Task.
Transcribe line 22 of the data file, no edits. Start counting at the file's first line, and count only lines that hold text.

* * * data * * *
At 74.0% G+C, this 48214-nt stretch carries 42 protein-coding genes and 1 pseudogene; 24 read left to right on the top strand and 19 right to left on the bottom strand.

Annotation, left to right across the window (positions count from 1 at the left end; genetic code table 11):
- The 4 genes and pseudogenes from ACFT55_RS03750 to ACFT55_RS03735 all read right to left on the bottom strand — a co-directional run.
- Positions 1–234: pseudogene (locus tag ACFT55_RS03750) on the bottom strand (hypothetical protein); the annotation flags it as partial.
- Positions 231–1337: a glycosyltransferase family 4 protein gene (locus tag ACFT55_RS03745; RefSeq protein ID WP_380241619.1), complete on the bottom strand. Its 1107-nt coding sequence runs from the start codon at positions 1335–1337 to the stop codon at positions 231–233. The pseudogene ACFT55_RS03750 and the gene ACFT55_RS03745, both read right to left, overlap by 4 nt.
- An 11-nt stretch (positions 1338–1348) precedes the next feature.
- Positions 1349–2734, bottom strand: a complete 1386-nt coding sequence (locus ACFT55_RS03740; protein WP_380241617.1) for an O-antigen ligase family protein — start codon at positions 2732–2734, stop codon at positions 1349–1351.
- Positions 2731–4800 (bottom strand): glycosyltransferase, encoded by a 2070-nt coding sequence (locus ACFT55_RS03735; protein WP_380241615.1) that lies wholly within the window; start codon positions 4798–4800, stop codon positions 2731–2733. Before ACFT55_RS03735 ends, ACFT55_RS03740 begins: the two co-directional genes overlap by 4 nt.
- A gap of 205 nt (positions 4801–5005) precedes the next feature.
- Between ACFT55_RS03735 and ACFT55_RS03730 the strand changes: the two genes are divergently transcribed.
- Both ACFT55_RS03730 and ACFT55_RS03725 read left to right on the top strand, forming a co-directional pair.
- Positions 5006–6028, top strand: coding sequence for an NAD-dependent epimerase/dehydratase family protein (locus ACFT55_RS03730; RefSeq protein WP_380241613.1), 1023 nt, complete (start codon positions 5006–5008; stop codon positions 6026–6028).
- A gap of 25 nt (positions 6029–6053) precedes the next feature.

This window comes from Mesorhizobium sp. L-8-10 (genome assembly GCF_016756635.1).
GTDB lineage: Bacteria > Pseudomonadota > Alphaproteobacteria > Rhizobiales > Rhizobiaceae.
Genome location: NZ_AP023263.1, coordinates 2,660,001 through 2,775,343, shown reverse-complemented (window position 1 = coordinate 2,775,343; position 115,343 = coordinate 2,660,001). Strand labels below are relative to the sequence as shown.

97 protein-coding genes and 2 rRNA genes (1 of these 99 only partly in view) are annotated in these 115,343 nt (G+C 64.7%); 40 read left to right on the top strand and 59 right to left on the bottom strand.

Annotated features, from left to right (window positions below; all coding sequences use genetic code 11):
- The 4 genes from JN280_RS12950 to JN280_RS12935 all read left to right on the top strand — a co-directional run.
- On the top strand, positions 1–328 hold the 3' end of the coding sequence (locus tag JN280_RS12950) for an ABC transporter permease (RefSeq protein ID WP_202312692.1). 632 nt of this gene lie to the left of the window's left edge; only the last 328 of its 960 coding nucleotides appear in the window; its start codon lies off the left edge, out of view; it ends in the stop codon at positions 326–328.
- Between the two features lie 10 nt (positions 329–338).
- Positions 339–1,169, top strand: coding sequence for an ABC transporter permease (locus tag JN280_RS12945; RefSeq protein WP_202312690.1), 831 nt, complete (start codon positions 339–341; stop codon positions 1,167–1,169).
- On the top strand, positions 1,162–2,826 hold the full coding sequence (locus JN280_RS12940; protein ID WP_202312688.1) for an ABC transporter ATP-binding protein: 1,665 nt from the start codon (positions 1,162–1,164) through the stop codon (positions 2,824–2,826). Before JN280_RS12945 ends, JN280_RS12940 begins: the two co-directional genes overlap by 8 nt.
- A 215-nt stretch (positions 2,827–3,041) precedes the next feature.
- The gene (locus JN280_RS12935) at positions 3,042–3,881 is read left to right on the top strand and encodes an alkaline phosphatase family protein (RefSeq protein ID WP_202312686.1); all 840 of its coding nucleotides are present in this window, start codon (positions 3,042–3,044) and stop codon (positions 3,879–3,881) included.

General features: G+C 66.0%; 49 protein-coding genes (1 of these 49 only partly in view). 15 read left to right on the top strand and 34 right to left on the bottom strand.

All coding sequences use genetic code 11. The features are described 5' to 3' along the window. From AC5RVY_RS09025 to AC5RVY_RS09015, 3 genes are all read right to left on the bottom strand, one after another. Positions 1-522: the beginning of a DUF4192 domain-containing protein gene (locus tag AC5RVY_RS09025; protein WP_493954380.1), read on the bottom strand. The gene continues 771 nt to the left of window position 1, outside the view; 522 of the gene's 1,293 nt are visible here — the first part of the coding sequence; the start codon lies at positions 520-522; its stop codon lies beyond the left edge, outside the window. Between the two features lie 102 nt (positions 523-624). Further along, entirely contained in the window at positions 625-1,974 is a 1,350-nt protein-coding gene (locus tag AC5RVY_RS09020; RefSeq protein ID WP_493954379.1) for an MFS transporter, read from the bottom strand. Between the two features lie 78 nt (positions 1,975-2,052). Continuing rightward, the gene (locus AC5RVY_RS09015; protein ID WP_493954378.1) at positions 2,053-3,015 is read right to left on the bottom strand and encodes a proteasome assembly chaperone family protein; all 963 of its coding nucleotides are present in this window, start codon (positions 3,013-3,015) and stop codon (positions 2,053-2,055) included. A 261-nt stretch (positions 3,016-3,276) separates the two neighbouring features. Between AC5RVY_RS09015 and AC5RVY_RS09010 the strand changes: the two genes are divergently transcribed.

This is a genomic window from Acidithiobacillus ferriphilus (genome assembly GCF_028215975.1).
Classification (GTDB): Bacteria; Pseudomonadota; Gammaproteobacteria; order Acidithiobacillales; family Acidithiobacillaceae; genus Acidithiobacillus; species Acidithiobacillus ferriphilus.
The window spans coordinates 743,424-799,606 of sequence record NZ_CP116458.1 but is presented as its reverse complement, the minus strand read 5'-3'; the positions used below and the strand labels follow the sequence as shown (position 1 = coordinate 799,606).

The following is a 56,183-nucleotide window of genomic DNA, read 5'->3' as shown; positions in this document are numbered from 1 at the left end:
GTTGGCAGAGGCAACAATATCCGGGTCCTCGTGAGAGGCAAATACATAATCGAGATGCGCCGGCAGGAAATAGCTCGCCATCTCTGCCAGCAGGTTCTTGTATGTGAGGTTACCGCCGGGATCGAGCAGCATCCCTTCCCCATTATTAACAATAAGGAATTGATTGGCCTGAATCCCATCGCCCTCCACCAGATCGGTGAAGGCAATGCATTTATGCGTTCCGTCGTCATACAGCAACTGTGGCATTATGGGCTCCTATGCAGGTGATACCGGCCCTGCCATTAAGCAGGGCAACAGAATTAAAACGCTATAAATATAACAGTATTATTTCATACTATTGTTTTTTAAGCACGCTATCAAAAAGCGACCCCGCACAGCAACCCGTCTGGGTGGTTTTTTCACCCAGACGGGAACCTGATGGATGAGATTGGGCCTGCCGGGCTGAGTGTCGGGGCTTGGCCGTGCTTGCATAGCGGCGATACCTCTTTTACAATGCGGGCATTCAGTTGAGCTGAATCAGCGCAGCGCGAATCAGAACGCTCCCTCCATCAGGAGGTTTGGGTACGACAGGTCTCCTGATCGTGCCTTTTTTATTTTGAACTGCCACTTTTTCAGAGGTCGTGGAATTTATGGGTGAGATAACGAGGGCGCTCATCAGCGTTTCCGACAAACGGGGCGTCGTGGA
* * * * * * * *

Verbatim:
- Positions 339–1,169, top strand: coding sequence for an ABC transporter permease (locus tag JN280_RS12945; RefSeq protein WP_202312690.1), 831 nt, complete (start codon positions 339–341; stop codon positions 1,167–1,169).